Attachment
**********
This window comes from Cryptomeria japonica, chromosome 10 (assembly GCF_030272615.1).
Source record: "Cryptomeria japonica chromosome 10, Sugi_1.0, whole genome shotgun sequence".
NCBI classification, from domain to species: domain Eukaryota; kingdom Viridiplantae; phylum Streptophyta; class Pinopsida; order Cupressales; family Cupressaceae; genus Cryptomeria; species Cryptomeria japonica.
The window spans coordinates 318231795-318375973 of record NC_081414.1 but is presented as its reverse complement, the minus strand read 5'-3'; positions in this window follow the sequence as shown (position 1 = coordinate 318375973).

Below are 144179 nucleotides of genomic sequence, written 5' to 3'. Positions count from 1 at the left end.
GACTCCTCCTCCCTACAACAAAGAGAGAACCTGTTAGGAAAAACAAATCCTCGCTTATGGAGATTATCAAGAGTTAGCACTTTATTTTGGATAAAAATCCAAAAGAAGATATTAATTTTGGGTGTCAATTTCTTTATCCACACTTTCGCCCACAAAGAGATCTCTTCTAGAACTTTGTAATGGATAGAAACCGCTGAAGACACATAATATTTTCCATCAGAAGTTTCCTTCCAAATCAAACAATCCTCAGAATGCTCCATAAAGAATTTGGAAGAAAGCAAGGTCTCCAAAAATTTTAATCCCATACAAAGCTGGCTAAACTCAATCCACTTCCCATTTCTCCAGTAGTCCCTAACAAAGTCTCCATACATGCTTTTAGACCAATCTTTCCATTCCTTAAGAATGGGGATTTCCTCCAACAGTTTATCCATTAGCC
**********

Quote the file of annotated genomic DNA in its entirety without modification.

This window comes from Cryptomeria japonica, chromosome 10 (assembly GCF_030272615.1).
Source record: "Cryptomeria japonica chromosome 10, Sugi_1.0, whole genome shotgun sequence".
NCBI classification, from domain to species: domain Eukaryota; kingdom Viridiplantae; phylum Streptophyta; class Pinopsida; order Cupressales; family Cupressaceae; genus Cryptomeria; species Cryptomeria japonica.
The window spans coordinates 318231795-318375973 of record NC_081414.1 but is presented as its reverse complement, the minus strand read 5'-3'; positions in this window follow the sequence as shown (position 1 = coordinate 318375973).

Below are 144179 nucleotides of genomic sequence, written 5' to 3'. Positions count from 1 at the left end.
GACTCCTCCTCCCTACAACAAAGAGAGAACCTGTTAGGAAAAACAAATCCTCGCTTATGGAGATTATCAAGAGTTAGCACTTTATTTTGGATAAAAATCCAAAAGAAGATATTAATTTTGGGTGTCAATTTCTTTATCCACACTTTCGCCCACAAAGAGATCTCTTCTAGAACTTTGTAATGGATAGAAACCGCTGAAGACACATAATATTTTCCATCAGAAGTTTCCTTCCAAATCAAACAATCCTCAGAATGCTCCATAAAGAATTTGGAAGAAAGCAAGGTCTCCAAAAATTTTAATCCCATACAAAGCTGGCTAAACTCAATCCACTTCCCATTTCTCCAGTAGTCCCTAACAAAGTCTCCATACATGCTTTTAGACCAATCTTTCCATTCCTTAAGAATGGGGATTTCCTCCAACAGTTTATCCATTAGCC